Since the onset of the global pandemic, African nations have conducted 72 million tests for COVID-19. In the eyes of public health experts, that’s not nearly enough to prevent another wave of infections from sweeping the continent.
As the current wave of infections — the third for most countries, the fourth for some — begins to recede, the Africa Centres for Disease Control and Prevention and the World Health Organization’s (WHO’s) Africa regional office plan to ramp up testing across the continent. By expanding disease surveillance, public health leaders hope to identify a potential new wave and stop it before it can gain momentum.
“The centrality of good public health is surveillance,” Africa CDC Director Dr. John Nkengasong said during a recent briefing. “We really need to bring surveillance back to bear as an important tool to fight this pandemic.”
In the months since the delta variant flooded the continent, researchers have identified the eta and C.1.2 variants as having the potential to create another wave of infections.
So far, both have been overwhelmed by the more transmissible delta variant, but they are spreading. The eta variant is found across multiple West African countries. C.1.2 is concentrated in Southern Africa.
It’s unclear if either variant is more transmissible or deadlier than its predecessors.
“We have to keep in mind that this is very early data,” said Dr. Alan Christoffels, director of the South African National Bioinformatics Institute.
With the spread of COVID-19 continuing, the watch for new variants in the population needs to be a continuous activity, Nkengasong said. Testing needs to move beyond travelers and people showing symptoms to include those who are asymptomatic, he added.
“It will be a challenge,” he said. “But we are in a tough situation. We have to use everything.”
Disrupting a future COVID-19 wave means more testing, followed by isolation for those who test positive. Nkengasong said the plan is to dispatch antigen-based rapid tests for widespread assessments. The tests are portable and simple to use, making them a key part of surveillance in rural areas, he said.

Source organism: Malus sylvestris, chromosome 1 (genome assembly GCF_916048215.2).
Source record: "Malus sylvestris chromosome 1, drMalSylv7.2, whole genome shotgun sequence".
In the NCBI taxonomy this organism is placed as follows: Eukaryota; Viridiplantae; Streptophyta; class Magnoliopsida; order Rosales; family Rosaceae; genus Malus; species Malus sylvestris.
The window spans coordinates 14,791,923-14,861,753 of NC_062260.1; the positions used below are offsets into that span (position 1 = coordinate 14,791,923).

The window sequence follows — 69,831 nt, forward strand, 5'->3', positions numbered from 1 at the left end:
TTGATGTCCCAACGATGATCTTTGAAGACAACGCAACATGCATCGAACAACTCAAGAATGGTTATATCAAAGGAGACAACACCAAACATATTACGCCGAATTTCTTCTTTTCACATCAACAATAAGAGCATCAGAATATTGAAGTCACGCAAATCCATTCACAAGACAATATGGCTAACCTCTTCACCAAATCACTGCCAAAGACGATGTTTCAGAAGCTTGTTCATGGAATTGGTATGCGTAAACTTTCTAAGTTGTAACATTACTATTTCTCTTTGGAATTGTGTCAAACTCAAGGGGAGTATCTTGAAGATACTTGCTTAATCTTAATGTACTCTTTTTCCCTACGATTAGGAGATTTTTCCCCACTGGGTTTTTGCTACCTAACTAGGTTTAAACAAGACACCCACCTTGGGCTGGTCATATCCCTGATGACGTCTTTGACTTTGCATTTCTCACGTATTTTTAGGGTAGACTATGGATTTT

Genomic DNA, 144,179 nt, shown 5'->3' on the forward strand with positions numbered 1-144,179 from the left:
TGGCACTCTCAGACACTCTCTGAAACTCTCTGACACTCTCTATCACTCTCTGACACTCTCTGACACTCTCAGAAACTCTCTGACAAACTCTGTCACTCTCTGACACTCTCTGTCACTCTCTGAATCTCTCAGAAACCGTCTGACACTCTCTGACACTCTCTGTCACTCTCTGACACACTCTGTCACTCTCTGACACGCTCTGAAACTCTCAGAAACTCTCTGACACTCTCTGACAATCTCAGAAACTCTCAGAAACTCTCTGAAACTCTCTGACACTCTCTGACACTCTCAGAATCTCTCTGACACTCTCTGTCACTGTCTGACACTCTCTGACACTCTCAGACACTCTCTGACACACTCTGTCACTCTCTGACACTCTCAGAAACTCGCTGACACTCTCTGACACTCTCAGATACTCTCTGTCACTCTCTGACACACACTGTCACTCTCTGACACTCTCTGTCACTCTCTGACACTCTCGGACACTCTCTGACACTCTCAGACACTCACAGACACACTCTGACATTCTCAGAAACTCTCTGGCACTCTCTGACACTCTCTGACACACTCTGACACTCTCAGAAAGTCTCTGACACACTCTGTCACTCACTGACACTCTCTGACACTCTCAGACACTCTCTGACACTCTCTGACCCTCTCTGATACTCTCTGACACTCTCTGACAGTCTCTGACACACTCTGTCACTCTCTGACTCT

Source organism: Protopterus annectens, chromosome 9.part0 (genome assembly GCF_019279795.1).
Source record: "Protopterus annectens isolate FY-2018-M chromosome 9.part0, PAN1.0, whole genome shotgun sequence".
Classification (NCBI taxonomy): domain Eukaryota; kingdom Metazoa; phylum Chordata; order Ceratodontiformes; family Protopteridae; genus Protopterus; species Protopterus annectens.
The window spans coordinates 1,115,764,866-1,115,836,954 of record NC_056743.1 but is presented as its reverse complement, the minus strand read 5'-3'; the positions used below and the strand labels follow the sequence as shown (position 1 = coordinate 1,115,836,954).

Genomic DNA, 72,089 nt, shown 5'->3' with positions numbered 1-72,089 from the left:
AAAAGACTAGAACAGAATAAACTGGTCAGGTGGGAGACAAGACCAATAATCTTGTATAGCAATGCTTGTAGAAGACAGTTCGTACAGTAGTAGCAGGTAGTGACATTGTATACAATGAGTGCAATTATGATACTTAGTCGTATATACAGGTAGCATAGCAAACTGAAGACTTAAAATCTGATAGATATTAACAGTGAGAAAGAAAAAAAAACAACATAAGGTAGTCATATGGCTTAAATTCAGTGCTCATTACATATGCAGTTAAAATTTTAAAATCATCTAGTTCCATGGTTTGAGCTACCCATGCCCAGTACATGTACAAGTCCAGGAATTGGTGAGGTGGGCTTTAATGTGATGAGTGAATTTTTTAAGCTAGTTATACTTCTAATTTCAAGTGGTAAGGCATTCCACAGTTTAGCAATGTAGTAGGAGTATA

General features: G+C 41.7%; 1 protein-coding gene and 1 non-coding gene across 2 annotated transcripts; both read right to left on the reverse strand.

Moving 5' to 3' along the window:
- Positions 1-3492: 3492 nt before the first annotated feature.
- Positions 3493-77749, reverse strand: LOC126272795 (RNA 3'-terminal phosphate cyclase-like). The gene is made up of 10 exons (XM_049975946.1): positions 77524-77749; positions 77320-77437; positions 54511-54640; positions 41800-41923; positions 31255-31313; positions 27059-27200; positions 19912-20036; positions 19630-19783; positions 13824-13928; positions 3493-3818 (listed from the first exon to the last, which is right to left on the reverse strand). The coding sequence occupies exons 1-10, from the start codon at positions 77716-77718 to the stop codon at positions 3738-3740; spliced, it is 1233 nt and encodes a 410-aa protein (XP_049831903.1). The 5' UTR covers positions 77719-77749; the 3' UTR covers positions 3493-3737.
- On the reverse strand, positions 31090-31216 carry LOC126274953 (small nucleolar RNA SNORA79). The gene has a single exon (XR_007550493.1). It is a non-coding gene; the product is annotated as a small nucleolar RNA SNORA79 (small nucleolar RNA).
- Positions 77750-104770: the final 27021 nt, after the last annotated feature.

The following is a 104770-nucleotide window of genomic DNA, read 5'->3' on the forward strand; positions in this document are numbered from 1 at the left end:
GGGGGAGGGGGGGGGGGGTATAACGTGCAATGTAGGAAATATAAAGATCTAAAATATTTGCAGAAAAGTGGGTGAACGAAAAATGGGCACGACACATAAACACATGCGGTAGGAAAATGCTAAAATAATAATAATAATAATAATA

Antigen-based tests, which detect markers of the COVID-19 virus, generally return a result in about 15 minutes. But they’re also less accurate than the lab-based PCR tests, which read the virus’s genetic code. PCR tests, however, can take days to return results, making them less useful for the kind of mass surveillance public health officials want to conduct.
To help expand surveillance, the WHO Africa regional office is investing $4.5 million to develop a Center of Excellence in Genomic Testing in Cape Town, South Africa, to identify viral strains that pose a risk. Africa accounts for only 1% of over 3 million COVID-19 sequences conducted worldwide.
“Knowing which variants are circulating and where is critical for informing effective response operations,” WHO Africa Director Matshidiso Moeti said. “So, this groundbreaking initiative aims to initially support 14 Southern African countries to scale up their genomic sequencing by fifteenfold each month.”
Nkengasong said the pandemic has driven home the fact that African countries need to establish their own CDC-style agencies to drive surveillance and response to public health emergencies.
“It is no longer a theoretical concept that we must invest in our health systems,” Nkengasong said. “These are some of the key areas that are challenging countries, and we must invest in that space.”
Nearly 12% of Africa’s COVID-19 tests show positive results, a rate that is more than double the point where the WHO recommends complete societal lockdowns. African leaders show little desire to repeat the extreme measures they took early in the pandemic, however.
Partly for that reason, Nkengasong, Moeti and other public health experts in Africa continue to encourage people to use masks, hand-washing and social distancing to reduce the opportunities for the virus to spread.
But with pandemic fatigue undercutting those efforts, experts worry that another deadly wave of infections lies ahead during the holidays.
“With end-of-year travel and festive celebrations fast approaching, fresh increases in cases should be expected in the coming months,” said Benido Impouma, director of the Communicable and Non-communicable Cluster at WHO Africa.